Dr. Shivde's deposition testimony focused on both "newborn examinations" and "discharge examinations" of newborn infants, both of which she routinely conducted at the Hospital. The discharge examination was done just before an infant left the Hospital and involved the same procedures as the newborn examination, including Ortalini's test and the Barlow maneuver. Dr. Shivde stated that if an infant's hip is dislocatable at birth and is also dislocatable at discharge, her initial diagnosis of a hip problem is confirmed. Plaintiffs' counsel inquired about hip dislocations which were diagnosed, and determined to be congenital, at a later time in the postnatal period. He asked whether the hips would also have been dislocatable or subluxible at birth. Dr. Shivde responded that in most cases, a congenital dislocation would have been detectable from birth; however, in a small percentage of cases, perhaps from 1% to 5%, hips which are found to be normal at birth could be dislocatable in the future. She explained that, generally, these are subluxible hips with unstable joints which would later dislocate. Because the Barlow maneuver is "not [one] hundred percent sensitive," these unstable joints are not detected, during either the newborn or discharge examination, in a very small percentage of infants.
Asked if she could specifically recall Patrick Rohe and his medical problems following birth, Dr. Shivde stated that she would not have remembered him without the opportunity to review his medical chart, as he was not one of her most seriously ill newborns. However, she was able to describe his condition and his course of treatment, as previously summarized, by referring to the medical chart which she had prepared at the time.
The Little Company of Mary medical chart for Patrick Rohe, consisting of three pages, is the only written documentation of Patrick's medical treatment which is included in the record on appeal. The first page, titled "Physician's Record of Newborn Infant," is a preprinted examination form listing 14 areas for examination, such as "General Appearance," "Eyes," "Lungs," and "Heart." Item number 14 is "Extremities (Including Clavicles and Abduction of Hip Joints)." Next to the listed items are two columns, headed "Admission Examination" and "Discharge Examination," with space for the physician to designate one of two codes for each of the 14 items. The codes are "O," for "No Abnormality," and "X," for "Abnormality." There is added space for the physician's description of abnormal findings and for the physician's "progress notes." While some basic information, such as Patrick's date of birth and birth weight, are recorded at the top of this form, which is dated September 5, 1981, and signed by Dr. Shivde, no codes or descriptions of abnormal findings appear next to any of the 14 items. Instead, the notation, "See Progress Notes Please," appears in this space. The second page of Patrick's medical chart, labeled "Progress Notes," is a summary of the infant's condition and treatment over the five-day period from September 5 to September 10, 1981. It is entirely in Dr. Shivde's handwriting. A third page, labeled "Discharge Summary," is a typewritten summary drafted from the progress notes on the second page and signed by Dr. Shivde. The discharge summary lists the final diagnosis of Patrick's medical condition, for which he was treated, as "hyperviscosity with secondary hypoglycemia [and] hyperbilirubinemia."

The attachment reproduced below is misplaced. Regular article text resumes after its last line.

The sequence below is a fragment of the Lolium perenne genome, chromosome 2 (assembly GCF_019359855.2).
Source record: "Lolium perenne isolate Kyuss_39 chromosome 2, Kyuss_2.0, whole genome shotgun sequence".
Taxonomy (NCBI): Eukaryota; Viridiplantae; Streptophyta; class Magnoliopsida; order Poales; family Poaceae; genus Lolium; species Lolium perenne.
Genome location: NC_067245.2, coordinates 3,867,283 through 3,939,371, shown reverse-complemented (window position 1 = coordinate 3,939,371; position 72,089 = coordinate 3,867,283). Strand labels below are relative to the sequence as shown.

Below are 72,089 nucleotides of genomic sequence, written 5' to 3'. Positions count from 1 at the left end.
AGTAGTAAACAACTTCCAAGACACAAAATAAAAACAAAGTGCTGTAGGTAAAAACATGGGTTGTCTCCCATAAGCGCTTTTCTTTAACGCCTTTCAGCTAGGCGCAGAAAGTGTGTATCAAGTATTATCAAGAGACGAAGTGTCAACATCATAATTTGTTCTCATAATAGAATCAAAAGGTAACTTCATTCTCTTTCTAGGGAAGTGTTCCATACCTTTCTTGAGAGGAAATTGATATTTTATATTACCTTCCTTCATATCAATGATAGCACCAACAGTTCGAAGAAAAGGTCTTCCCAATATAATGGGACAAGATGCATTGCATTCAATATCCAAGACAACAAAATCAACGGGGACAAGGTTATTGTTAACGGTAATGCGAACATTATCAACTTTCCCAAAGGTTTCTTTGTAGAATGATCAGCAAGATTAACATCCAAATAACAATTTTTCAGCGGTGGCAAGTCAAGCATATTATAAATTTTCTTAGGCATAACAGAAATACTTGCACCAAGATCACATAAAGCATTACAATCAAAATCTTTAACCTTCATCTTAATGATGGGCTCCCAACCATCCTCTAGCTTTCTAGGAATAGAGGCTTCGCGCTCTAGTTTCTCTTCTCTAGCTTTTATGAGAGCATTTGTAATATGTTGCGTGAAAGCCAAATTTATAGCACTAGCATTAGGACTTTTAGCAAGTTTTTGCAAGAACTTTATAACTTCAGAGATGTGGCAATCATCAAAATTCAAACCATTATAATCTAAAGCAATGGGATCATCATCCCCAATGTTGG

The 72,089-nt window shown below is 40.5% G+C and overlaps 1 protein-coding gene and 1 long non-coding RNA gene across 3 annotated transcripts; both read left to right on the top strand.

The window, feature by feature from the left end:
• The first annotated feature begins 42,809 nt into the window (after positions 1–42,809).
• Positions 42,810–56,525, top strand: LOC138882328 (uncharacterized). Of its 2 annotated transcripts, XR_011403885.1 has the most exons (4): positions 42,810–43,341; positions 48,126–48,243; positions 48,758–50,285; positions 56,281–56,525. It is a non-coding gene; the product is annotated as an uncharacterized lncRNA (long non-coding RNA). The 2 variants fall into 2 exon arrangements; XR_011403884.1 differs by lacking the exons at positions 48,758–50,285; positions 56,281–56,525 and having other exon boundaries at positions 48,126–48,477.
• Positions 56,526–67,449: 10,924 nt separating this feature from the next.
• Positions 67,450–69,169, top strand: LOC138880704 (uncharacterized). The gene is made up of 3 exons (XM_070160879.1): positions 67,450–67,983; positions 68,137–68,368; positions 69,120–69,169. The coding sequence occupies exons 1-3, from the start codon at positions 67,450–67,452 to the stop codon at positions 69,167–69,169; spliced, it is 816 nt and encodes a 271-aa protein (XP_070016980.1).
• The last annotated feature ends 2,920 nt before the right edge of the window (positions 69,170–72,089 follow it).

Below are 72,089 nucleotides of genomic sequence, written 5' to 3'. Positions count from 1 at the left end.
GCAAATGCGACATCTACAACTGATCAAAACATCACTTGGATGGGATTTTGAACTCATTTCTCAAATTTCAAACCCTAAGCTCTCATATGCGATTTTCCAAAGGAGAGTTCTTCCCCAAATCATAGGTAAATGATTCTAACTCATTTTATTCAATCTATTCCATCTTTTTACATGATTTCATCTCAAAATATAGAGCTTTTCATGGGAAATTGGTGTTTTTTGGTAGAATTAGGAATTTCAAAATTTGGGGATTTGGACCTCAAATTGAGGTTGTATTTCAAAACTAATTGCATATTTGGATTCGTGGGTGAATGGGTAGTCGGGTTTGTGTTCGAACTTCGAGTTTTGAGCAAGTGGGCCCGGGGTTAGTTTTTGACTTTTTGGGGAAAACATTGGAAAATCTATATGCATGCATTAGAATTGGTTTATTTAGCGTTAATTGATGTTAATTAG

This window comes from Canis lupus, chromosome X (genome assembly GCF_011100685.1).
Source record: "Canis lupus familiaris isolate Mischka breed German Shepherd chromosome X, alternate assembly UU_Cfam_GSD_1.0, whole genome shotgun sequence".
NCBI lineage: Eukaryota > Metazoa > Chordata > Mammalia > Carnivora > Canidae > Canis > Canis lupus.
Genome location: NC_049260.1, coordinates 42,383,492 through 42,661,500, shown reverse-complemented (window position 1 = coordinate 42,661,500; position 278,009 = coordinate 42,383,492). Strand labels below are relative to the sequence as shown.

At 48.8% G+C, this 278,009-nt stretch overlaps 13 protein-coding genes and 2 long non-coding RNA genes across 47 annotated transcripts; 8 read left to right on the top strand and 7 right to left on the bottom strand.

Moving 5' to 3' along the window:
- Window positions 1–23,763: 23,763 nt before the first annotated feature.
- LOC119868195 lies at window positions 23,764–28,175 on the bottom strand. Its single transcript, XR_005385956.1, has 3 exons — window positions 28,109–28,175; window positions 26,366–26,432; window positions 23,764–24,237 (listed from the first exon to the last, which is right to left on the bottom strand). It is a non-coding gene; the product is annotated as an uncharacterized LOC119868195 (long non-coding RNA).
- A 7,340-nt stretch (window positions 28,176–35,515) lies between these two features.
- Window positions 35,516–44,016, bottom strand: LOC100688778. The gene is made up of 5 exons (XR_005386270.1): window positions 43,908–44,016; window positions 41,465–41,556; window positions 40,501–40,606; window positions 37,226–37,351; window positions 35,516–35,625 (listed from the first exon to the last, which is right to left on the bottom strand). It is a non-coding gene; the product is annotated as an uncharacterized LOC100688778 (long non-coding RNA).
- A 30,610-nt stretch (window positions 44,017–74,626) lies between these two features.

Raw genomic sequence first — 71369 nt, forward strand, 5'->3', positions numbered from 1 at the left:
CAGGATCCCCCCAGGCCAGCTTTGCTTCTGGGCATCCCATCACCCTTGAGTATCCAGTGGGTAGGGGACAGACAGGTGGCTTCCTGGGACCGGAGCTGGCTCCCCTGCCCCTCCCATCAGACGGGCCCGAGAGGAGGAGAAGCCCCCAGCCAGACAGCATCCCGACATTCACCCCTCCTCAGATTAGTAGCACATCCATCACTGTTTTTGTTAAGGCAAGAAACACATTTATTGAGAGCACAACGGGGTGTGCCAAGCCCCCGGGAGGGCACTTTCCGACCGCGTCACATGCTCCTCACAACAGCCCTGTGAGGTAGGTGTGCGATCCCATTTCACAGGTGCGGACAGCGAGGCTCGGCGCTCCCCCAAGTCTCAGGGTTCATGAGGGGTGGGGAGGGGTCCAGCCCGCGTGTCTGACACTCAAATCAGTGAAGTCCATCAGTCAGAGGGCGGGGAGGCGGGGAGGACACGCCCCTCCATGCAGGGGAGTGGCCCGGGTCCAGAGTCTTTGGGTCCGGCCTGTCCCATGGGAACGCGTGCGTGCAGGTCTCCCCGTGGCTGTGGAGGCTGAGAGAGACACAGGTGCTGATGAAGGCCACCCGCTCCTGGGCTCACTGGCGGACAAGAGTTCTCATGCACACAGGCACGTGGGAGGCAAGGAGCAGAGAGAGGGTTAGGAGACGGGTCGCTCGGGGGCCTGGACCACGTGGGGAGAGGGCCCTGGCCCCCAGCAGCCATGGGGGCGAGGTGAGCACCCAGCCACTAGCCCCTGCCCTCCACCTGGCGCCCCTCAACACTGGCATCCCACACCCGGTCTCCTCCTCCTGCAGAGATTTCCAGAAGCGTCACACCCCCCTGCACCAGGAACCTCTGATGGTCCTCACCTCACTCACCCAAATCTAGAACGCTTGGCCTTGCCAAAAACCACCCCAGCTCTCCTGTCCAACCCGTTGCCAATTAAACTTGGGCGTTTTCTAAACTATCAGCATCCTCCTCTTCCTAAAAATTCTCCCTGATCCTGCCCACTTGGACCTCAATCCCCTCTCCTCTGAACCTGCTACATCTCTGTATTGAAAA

As Dr. Shivde acknowledged at her deposition, no reference whatsoever, positive or negative, is made to Patrick's hips on any page of his medical chart. Dr. Shivde stated that there are several things which she checks in the course of examining every newborn infant, but does not chart, because she tends to restrict her notations to positive, or abnormal, findings. Nonetheless, she recalled doing a second "complete" and "thorough" physical examination, as outlined in the printed admission and discharge examination form, at the time of Patrick's discharge from the Hospital on September 10, 1981. She stated that, during this examination, she would have reviewed Patrick's hips. If she had had a positive finding, she would have recorded that fact and would have sought a consultation with an orthopedic surgeon regarding the management of the child's condition.
Plaintiff's amended complaint, filed June 18, 1982, specifically charged Dr. Shivde with (1) failing to perform a clinical examination to assess the presence of congenital hip dislocation; (2) failing to inform the parents of the need for follow-up care in the presence of congenital hip dislocation; (3) failing to perform adequate diagnostic tests; and (4) failing to consult with an orthopedic physician in the presence of congenital hip dislocation. It alleged that plaintiffs' pain, suffering, and medical costs were the proximate result of these negligent acts.